The thing is, in some situations, smaller tremors (like the ones in Italy) can release energy and thus eliminate the risk of a ‘big one’, but in other cases they are only a warning of worse things to come. Bertolaso claimed he heard the first possibility from the Italian National Institute for Geophysics and Volcanology (INGV) and he used it publicly, without being corrected by any seismology experts. Enzo Boschi, former INGV president and one of the defendants has denied this, but he has yet to take the stand and explain himself.

Experts against experts

Things took a turn for the worse when Lalliana Mualchin, former chief seismologist for the Department of Transportation in California, came in to testify as an expert for the prosecution. He is one of the few seismologists in the world to openly criticize the Italian team, and refused to sign the letter supporting the indicted seismologists signed by about 5,000 international scientists. Mualchin claims the seismic hazards weren’t properly estimated in L’Aquila:

“Italy is one of the countries with the best seismic knowledge in the world. And yet look at what a 6.3 earthquake has done to this city. That knowledge was not used, and scientists are responsible for that. They were conscious of the high risk in the area, and yet did not advise the people to take any precaution whatsoever”, he said.

The problem is indeed a scientific one, and a tough one to crack as well. The Italian scientists relied on a method called the probabilistic seismic-hazard analysis (PSHA), a method that analyzes the frequency of the earthquakes in an area to estimate probabilities of future temblors. The method is used in many countries and is considered by most to be state of the art, but in Mualchin’s view, this method systematically underestimates seismic hazards because it doesn’t take into consideration very rare and extreme events.

“Frequency is not important, what really matters is the largest earthquake we can expect, the strongest one that has happened in the past. Risk prevention should be based on that,” he said.

This is the philosophy behind deterministic seismic-hazard analysis, a method which Mualchin claims has wrongfully been abandoned by the scientific community, up to the point where younger seismologists haven’t heard about it. Having worked in seismology myself, I can confirm this – I’ve only rarely come across this method, and when I have, it was rather mentioned than explained.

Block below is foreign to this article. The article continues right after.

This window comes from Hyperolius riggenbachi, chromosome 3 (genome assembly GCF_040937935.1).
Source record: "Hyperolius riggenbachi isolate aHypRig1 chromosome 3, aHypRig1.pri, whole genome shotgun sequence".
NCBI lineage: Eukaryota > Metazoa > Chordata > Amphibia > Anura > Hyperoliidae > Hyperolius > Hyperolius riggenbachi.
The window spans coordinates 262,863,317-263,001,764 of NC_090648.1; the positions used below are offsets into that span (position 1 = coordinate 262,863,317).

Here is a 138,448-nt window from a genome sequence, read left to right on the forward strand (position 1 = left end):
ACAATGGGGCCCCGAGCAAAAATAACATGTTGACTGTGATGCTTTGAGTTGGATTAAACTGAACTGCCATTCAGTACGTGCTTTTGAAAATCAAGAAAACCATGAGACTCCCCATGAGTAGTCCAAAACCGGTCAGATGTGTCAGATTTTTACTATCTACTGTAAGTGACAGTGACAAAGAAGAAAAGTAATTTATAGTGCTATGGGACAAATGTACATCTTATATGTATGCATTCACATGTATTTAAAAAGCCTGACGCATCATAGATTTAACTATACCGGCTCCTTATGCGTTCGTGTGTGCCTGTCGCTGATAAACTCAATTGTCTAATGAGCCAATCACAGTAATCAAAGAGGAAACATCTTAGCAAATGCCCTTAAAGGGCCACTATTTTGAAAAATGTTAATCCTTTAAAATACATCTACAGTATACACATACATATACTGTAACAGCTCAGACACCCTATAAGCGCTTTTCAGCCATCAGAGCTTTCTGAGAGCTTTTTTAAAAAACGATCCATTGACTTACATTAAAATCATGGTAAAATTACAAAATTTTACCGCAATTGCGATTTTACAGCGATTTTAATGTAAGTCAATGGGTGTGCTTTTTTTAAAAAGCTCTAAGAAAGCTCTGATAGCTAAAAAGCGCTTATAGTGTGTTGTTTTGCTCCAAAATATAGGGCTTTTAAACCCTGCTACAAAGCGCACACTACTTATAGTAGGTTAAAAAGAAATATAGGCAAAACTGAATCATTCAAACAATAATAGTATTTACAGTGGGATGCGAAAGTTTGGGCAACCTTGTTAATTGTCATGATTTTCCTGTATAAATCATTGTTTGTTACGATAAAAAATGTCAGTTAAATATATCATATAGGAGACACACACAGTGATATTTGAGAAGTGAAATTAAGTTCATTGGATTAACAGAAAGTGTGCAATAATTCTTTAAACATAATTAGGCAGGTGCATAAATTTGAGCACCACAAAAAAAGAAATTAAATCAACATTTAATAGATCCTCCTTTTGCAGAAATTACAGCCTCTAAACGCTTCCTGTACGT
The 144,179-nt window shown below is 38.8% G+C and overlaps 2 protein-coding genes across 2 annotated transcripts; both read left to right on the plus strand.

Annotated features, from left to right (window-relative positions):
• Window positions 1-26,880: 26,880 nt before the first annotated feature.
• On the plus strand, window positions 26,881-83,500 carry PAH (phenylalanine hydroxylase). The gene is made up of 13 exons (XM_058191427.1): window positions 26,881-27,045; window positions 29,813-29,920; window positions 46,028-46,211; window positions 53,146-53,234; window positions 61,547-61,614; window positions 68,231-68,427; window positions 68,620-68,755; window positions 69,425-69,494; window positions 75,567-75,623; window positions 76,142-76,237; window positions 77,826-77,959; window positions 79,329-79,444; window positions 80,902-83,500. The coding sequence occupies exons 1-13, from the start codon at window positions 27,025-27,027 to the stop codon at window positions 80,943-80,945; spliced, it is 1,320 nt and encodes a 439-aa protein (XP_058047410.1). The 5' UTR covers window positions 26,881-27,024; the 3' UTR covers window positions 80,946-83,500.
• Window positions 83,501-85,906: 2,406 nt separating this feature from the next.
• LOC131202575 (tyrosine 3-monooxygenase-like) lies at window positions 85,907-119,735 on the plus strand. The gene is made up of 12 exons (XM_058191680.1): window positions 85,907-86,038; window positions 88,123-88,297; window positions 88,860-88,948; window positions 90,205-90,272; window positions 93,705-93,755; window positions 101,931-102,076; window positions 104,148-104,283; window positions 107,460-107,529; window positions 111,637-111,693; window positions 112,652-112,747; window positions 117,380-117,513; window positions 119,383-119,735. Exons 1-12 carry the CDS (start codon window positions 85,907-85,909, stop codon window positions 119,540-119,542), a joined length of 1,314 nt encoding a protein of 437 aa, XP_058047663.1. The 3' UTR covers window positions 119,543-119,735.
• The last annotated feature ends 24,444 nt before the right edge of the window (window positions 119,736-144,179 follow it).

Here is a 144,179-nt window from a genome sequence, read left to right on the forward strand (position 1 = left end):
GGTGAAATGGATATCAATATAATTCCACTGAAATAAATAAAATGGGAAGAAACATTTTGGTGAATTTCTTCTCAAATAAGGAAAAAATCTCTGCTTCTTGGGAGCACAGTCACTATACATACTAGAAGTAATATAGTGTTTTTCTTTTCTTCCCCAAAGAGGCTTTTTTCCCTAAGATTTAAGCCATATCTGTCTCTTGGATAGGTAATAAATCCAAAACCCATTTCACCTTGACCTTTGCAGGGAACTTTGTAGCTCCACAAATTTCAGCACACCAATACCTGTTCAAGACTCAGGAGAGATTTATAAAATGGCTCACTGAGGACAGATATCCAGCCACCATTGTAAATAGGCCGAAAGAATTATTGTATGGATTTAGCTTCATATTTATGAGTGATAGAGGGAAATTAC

“PSHA is a bad model California has exported elsewhere, and we see the results here in L’Aquila,” he told Nature after the hearing. Mualchin worries that the new building codes approved in Italy after the L’Aquila earthquake show no improvement. “They never consider the worst-case scenario for any particular area, and this can lead to new disasters in the future”.

The case continues, and Mualhin may be right. The US might have wrongfully exported this model instead of a better one, and the Italians may have made a big scientific mistake. But when working on the frontier of human knowledge, being charged for manslaughter for being wrong is just unacceptable; there is no clear method, no obvious direct way for estimating earthquake likeliness, and as much as the Italians want to point the finger at someone and find people to blame, in my humble opinion, they should just accept the fact that this is where we are, scientifically, at the moment.

Via Nature

Dinosaur extinction ocean of lava

New dinosaur extinction theory: an ocean of lava

Dinosaur extinction ocean of lava

It wasn’t just a devastating asteroid that killed off all the dinosaurs 65 million years ago. Scientists from Boston University now claim that a massive eruption of lava fronts around the world, coinciding with the asteroid impact, sealed their fate forever.

The controversial theory is betting on two unusually hot blobs of mantle 1,700 miles beneath the crust that formed just after Earth itself, 4.5 billion years ago. These mantle stores are responsible for huge amounts of lava gush from the bowels of the Earth, flooding more than 100,000 square kilometres, leaving behind distinct geological regions known as large igneous provinces (LIPs).

Matthew Jackson at Boston University and his team found 62-million-year-old basalts from the North Atlantic LIP contain isotopes of elements in ratios that reflect the chemistry of early Earth’s mantle. The scientists claim that this is hard evidence supporting the supposed fact that LIPs are fed by the 4.5-billion-year-old stores of mantle.